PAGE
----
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Renée Williams, liver transplant recipient
This assertion is as true today as it was in 1943 when Mary Lasker first campaigned to convince legislators and policy makers to increase funding for cancer research – an effort that led to the passage of the National Cancer Act in 1971 and to a many-fold funding increase for the NIH. 

Yet despite powerful scientific advances which have led to new therapies and technologies to ease human suffering, biomedical research is once again in need of our support. 

Biomedical research has improved the quality of life and extended the lifespan of people around the globe. Diseases like smallpox and polio have been eradicated. Deaths from heart attacks and strokes have been drastically reduced. HIV is no longer a death sentence, and a cure has been developed for hepatitis C. Many cancers are now treatable and the number of cancer survivors alive today is steadily increasing.

Other medical technologies under development, such as the 3-D printing of human organs and neuro-prosthetics, are tantalizingly close to coming to market. In labs across the country, research scientists are making breakthroughs that will continue to extend the “health span” for Americans.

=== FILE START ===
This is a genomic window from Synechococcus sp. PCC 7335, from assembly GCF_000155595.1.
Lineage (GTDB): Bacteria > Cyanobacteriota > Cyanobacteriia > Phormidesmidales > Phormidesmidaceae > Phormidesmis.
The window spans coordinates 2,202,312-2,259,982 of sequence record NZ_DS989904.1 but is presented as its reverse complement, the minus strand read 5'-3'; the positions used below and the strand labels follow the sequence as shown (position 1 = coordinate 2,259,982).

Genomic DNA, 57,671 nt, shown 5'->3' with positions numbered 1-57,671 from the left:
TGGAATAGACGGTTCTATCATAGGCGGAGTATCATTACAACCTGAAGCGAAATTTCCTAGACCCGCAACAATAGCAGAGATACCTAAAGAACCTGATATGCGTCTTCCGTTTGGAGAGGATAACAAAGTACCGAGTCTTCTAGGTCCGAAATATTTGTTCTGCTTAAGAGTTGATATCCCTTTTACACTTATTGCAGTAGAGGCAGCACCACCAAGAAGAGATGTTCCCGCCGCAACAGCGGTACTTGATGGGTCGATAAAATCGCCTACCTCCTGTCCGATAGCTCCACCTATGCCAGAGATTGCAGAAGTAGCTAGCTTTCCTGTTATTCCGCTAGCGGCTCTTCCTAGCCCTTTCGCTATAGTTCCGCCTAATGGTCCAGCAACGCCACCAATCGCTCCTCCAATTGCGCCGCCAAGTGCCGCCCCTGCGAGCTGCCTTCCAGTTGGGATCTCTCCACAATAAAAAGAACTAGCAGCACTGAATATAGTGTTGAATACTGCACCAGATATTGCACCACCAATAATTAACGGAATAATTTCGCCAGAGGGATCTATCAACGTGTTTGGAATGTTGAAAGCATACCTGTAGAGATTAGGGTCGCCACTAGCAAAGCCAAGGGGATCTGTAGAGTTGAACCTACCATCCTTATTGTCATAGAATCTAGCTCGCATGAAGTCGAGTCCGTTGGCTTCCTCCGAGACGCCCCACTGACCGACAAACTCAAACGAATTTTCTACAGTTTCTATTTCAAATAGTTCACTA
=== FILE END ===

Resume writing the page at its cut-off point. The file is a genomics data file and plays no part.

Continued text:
A sustained and growing federal budget for biomedical research is essential to avoid delaying the discovery of new cures and therapies. If research funding is stalled, people will suffer. Moreover, research projects will inevitably be cancelled and the job pipeline for young researchers will shrink, significantly attenuating scientific progress. 

Investment in biomedical research – from all sectors including government, industry, and philanthropy -- saves lives. It also builds our economy. Economists estimate that investments in research provide substantial economic returns with patents, innovation and job creation.  And the improved population health decreases the astronomical costs of treating chronic diseases, increases productivity, and accelerates economic growth.

Funding for scientific research has historically garnered bi-partisan support. In fact, since World War II, the US government has prioritized investment in scientific and medical research, elevating American institutions, researchers, and discoveries to prominence among the global community. 

Now is the time to show our resolve to ensure sustained funding for biomedical research.

Each of us must make our voices heard:

Support robust federal investment in biomedical research. Investment in biomedical research is an investment in the American people and in our economy.

Remember:  If you think research is expensive... try disease!

Mary Woolley: Winning Hearts and Minds for Science

In the news: How One Foundation is Stepping Up for Public Research Funding, Inside Philanthropy